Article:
Professor Regent Lee and his team at the University of Oxford received one of our Novel and Emerging Technologies grants for their development of a method which uses artificial intelligence (AI) to generate ‘contrast enhanced’ CT scans without using contrast dye. The new technology would have a reduced risk of complications and may also have a positive impact on the sustainability of healthcare. 

Computerised Tomography (CT or CAT) scans are widely used in all fields of medicine and surgery. When doctors are considering treatment of a blood vessel, they need to get a detailed view of the inside of the vessel, so special dyes, called contrast agents, are injected to visualise the blood flow and find any abnormalities.

However, contrast dyes can cause complications, including allergy and kidney damage. Contrast dye injection also requires the insertion of a needle, longer scan time and additional radiation exposure.

The injection into the patient’s arm can be both uncomfortable and can result in the dye leaking out from the injection site to the tissues under the skin causing skin problems.

Reducing the use of contrast dye could have a positive impact on the environment and sustainability of healthcare. Radioactive contrast agents are a major component of pharmaceutical waste in hospital water systems. Although the long-term impact on health is yet to be defined, several European countries are actively seeking solutions to minimise wastewater contamination by radioactive contrast agents.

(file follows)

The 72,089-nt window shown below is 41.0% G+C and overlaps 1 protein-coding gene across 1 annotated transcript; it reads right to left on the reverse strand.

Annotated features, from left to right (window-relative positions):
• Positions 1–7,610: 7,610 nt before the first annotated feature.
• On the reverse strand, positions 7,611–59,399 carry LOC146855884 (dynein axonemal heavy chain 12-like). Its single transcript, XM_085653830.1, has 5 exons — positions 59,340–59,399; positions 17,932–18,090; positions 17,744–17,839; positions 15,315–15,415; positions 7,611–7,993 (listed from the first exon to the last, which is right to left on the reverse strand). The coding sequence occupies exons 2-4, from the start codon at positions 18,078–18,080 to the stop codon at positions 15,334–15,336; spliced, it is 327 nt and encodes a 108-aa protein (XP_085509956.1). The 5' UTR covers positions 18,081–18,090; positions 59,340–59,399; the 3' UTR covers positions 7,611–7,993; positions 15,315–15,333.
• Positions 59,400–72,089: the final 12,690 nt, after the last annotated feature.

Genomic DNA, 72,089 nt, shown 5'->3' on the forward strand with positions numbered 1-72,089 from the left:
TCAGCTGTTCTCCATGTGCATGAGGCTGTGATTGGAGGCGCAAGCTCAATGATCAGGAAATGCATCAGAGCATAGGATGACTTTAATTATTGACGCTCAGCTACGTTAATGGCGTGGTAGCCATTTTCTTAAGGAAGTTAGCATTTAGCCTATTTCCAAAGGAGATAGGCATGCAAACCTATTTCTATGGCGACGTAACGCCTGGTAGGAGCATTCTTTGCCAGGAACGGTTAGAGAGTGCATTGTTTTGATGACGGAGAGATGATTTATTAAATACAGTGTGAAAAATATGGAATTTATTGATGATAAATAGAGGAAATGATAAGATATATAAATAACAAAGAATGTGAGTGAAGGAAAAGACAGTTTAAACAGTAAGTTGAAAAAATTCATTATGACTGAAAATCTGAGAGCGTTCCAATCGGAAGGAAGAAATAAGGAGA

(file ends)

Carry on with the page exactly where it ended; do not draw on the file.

Professor Lee’s team has developed a method which uses AI to generate ‘contrast enhanced’ CT scans without using contrast dye. Although human eyes cannot tell the difference between blood flow and abnormalities such as blood clots, there are minute details in the scan that can be used to differentiate them.

Professor Lee said:

“The use of artificial intelligence in generating CT scans without the need for contrast dyes would allow diagnosis and treatment of blood vessel conditions with a reduced risk of complications. Also, the reduced scanning time, radiation dose and lower cost would bring important benefits, not limited to the scanning of blood vessels. This method may be used for diagnosis and treatment planning for other medical conditions where contrast enhanced CT scans are required.”

Related pages